“Edging” is a sexual practice that allows a person to delay orgasm. Some people find that this technique makes their orgasm more intense, once it does occur.
The practice usually follows this pattern:
• A person is stimulated almost to the point of orgasm (“the edge”).
• Stimulation is then reduced, so that the person does not actually climax.
• Stimulation increases, bringing the person to the edge again.
The steps continue until the person wants to reach orgasm.
Men with premature ejaculation sometimes use a version of edging. When a man senses that he will climax before he wants to, stimulation stops for 30 seconds before resuming. This is called the stop-start method.
Another technique for men is called the “squeeze method.” When the man is about to climax, he or his partner gently squeezes the tip of his penis and stops stimulation for 30 seconds before continuing.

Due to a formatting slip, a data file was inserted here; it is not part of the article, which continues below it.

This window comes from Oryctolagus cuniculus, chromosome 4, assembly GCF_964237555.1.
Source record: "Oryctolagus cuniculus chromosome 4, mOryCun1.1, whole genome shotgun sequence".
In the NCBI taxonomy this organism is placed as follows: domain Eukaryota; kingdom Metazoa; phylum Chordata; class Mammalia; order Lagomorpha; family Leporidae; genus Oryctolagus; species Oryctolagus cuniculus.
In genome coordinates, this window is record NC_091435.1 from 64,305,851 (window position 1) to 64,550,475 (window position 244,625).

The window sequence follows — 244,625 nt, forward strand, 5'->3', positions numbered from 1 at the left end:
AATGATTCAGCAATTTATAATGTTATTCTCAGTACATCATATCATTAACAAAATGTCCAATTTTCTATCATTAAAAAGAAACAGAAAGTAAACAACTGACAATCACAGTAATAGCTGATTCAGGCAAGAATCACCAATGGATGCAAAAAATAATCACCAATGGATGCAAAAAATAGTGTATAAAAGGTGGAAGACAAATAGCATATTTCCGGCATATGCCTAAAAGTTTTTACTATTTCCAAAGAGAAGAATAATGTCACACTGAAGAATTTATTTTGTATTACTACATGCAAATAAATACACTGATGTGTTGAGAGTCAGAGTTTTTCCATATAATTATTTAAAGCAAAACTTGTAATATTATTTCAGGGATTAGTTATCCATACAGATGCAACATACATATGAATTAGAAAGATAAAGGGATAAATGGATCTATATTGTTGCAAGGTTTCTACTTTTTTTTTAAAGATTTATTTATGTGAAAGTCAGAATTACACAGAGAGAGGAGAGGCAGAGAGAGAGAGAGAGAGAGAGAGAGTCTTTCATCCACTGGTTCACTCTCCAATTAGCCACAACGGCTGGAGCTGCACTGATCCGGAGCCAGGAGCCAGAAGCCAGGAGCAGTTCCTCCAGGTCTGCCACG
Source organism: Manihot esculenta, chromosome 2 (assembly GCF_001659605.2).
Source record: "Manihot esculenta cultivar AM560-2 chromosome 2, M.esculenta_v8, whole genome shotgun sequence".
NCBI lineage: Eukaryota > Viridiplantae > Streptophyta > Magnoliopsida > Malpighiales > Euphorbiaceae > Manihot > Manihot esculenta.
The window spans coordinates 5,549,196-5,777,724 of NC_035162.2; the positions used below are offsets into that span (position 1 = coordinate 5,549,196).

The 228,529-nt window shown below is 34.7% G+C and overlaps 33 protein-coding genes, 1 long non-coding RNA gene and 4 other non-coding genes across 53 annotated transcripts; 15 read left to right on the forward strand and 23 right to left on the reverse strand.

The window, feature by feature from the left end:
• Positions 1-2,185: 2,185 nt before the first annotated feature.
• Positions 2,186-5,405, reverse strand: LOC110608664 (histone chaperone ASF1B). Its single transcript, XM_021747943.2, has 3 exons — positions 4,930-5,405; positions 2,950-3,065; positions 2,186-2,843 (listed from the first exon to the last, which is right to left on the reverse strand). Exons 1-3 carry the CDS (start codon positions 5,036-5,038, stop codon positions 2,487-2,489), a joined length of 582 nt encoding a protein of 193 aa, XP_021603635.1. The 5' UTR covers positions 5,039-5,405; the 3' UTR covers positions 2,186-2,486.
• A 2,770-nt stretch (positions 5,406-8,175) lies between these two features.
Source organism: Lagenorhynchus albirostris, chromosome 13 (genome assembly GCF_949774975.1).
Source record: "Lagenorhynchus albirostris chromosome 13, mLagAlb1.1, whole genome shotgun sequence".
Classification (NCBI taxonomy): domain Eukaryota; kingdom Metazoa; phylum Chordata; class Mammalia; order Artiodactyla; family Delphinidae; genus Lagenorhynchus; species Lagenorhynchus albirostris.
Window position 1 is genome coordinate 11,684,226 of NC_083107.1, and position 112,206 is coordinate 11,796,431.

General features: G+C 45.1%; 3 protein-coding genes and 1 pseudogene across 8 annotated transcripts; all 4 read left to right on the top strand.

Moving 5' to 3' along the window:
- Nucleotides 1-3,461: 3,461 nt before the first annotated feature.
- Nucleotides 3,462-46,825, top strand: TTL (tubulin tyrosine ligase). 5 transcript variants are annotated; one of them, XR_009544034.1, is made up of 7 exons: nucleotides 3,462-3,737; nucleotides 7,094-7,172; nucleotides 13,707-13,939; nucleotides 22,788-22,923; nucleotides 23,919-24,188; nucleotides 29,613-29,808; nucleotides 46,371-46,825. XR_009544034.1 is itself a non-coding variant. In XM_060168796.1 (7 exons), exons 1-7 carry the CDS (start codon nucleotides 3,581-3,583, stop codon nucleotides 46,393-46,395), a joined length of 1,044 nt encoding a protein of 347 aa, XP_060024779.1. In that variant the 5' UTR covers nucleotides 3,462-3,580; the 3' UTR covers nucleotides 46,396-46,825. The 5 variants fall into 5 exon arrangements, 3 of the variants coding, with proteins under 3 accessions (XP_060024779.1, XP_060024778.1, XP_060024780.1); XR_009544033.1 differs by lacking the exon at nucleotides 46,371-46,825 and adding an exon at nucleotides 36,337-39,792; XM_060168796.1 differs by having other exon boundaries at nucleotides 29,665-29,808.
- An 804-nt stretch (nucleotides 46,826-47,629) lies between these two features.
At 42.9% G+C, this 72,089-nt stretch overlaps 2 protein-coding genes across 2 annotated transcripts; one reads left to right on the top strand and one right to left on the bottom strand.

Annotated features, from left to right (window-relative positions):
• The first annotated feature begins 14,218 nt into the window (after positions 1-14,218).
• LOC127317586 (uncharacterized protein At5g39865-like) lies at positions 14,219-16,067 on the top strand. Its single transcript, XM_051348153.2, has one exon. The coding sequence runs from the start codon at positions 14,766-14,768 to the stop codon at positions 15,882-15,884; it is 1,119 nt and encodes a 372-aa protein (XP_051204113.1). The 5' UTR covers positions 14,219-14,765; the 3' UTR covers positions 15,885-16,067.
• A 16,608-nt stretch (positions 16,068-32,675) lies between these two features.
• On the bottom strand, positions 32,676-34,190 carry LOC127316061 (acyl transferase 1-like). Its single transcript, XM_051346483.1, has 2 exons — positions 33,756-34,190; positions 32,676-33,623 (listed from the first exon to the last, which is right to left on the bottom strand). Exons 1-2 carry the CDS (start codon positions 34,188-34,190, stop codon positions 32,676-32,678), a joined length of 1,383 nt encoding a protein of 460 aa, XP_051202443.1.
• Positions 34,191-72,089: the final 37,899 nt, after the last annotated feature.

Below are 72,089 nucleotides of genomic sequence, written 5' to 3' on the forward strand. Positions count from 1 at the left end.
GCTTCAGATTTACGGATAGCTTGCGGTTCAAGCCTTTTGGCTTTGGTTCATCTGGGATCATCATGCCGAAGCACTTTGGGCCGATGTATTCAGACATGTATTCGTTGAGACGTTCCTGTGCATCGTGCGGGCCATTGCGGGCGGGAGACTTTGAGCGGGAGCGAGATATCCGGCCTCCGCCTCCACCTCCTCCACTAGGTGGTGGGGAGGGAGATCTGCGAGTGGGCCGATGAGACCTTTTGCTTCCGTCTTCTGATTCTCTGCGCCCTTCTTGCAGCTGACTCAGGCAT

Edging is not just for men with premature ejaculation, however. Some men enjoy delaying their orgasm because it makes their eventual orgasm more pleasurable.
Women can “edge” by focusing on physical sensations during sex. When they feel they are about to reach orgasm, their partner can stop stimulation or change its intensity.
Couples who wish to try edging might want to talk about it first. It’s important to know what a partner likes or dislikes and get a sense of one’s sexual timing.
Partners should also be willing to compromise. One partner may want to edge for a long time, which can become tedious for the other partner. Knowing each other’s expectations can make edging more satisfying for both.